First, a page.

It takes a lot of experience, and a constant seeking of God to be able to just flow with the Spirit, and take people with you at the same time. It also takes a supportive pastor who will allow you to do this, and also allow you to make mistakes (which you will make regularly!) It does, however, make for deep, intimate and dynamic worship that genuinely changes lives and leads people into and encounter with Jesus.

I think you are spot on that it is good to "Sing a New Song" and keep worship fresh but not to overload the congregation with new songs.  Try to pick new ones that will be useful on a variety of occasions and that may have long term use.  Some great songs are not likely to be used often in your average congregation.

On flow, it often helps to have songs in the same or closely related keys.  E.g. song 1 is in D, song 2 in G works well.  Modulating from a song in one key is easy to one with one more or one less accidental (i.e. 2 sharps to three sharps or to one sharp).  Also, you can do something where the first song finishes on a chord on one instrument (e.g. piano), and the new song is started straight away on a second instrument (e.g. guitar, which had dropped out for the last chord of the previous song).  This immediately sets the key and rhythm of the new song.  The band need to be together and able to see each other and signal effectively to each other to make this work well.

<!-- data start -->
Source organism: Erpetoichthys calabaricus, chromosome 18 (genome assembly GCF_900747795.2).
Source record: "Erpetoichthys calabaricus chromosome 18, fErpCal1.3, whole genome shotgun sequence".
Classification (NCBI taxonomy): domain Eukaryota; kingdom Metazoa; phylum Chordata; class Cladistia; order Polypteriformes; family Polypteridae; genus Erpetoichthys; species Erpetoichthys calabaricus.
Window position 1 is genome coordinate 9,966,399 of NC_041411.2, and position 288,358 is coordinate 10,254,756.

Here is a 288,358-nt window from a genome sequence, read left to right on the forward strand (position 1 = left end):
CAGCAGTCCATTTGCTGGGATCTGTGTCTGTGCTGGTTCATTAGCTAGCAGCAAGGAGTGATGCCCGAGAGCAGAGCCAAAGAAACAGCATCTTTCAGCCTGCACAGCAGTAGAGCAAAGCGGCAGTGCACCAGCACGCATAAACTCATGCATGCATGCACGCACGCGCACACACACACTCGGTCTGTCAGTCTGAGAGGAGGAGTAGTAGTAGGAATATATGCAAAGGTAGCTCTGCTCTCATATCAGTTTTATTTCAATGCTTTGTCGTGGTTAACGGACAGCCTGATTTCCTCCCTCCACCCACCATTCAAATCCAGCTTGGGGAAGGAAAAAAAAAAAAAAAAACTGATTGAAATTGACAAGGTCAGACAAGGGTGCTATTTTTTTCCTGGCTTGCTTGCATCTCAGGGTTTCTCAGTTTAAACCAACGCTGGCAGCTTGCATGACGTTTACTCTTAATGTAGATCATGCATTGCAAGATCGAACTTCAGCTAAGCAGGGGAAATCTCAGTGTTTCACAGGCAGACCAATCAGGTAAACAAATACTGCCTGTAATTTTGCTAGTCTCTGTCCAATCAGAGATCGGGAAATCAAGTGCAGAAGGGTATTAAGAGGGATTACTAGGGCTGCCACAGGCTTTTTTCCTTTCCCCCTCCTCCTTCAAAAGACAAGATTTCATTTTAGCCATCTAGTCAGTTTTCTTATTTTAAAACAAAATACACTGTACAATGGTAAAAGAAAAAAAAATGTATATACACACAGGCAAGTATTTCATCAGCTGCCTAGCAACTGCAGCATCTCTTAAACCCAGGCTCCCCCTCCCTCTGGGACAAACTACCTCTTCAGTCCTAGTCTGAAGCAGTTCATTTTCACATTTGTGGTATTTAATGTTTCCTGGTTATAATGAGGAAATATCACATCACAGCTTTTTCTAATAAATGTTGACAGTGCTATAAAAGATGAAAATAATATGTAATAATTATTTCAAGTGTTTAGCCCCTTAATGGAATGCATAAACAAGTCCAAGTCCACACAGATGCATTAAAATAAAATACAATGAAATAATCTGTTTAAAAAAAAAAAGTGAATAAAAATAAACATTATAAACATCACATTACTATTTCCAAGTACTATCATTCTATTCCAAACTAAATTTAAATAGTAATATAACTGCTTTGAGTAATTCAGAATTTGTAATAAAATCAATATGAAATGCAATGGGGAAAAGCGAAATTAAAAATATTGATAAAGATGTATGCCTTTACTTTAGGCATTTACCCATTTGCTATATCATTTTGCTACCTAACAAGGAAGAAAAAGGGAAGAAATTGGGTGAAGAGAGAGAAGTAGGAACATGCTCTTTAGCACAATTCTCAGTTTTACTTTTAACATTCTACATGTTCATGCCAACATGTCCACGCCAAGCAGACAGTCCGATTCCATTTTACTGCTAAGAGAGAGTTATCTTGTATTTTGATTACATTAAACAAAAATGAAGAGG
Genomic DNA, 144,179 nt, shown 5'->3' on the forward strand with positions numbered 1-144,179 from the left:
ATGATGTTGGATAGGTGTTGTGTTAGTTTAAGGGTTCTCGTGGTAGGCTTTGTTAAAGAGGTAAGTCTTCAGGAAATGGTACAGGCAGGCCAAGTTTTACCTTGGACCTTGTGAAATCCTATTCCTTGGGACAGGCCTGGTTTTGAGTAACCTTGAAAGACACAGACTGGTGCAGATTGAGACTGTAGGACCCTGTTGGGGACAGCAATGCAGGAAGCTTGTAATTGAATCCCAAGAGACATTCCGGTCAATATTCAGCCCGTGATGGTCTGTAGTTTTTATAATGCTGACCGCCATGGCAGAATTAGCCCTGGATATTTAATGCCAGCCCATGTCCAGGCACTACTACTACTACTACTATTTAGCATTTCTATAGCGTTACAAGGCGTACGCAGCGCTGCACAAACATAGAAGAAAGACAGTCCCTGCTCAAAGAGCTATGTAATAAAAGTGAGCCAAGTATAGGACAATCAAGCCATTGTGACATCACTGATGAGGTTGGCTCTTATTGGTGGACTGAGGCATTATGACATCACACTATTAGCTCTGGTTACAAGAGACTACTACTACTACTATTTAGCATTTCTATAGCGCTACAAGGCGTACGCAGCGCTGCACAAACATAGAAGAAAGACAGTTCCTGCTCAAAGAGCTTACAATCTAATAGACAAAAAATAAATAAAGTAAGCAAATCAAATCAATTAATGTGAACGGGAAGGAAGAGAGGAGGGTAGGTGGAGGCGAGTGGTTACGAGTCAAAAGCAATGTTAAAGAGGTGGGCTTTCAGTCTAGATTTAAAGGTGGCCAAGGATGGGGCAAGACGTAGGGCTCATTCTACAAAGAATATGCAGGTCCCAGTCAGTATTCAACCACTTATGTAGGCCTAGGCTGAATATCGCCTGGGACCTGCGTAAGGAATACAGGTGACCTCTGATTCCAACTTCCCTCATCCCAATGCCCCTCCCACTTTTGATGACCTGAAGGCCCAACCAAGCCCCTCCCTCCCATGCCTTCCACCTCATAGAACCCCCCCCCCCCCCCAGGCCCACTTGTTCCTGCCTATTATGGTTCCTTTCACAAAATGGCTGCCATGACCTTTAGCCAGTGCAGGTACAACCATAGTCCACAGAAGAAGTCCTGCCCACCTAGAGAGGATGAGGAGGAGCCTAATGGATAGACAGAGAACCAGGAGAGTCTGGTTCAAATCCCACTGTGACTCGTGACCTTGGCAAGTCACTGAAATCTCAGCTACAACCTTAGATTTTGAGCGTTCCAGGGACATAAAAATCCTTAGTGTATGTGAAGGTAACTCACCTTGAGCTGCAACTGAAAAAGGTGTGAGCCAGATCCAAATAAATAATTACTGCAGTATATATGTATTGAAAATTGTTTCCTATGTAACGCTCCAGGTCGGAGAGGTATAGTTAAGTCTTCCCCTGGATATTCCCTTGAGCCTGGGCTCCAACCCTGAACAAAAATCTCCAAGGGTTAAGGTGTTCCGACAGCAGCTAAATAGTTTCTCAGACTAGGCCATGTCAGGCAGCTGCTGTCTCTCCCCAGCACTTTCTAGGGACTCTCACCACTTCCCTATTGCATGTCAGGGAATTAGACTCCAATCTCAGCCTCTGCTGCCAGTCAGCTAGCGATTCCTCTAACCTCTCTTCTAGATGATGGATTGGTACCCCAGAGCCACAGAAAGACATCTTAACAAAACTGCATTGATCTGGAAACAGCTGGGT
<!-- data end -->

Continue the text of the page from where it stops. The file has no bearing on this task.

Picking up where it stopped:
If songs don't flow in keys, you can always transpose one into a matching key (e.g. drop E flat into D).  I strongly recommend that if you do this, that you go through and write out a transposed version of the chords or melody as necessary for all your musicians - not everyone has the ability to transpose in their head live, even if I know some guys who can and expect everyone else to be able to do the same!

You have no choice but to pick new songs and work them in. Your frequency of leading is a little challenging in that most people will introduce a new song and then follow up with it for the next couple of weeks until folks have actually learned it. But it's not a huge challenge, you'll just need more time. Introduce one at a time and sing the new one two or three times before introducing another new one (too many new songs at one time can be problematic).  I would also hope you have overheads or printouts for the songs, this can really help with the learning.

Thank you everyone for your input. Our situation is a little hard, but your advice really helps and is encouraging!


Thanks again,



Hi Hannah!

The responses so far have been good. Here are a couple of additional ideas: 

Get together with the other members of your team that are also leading that month and pick one or two new songs that everyone can put into their sets. That way, even though you're not leading, the songs will still be sung.

Pay attention to the songs the guest leaders are introducing and include some of those songs in your set.

As far as flow is concerned, I stopped worrying about the keys of the songs a long time ago. Flow is dependent on two things: How you end a song and how you begin the next one.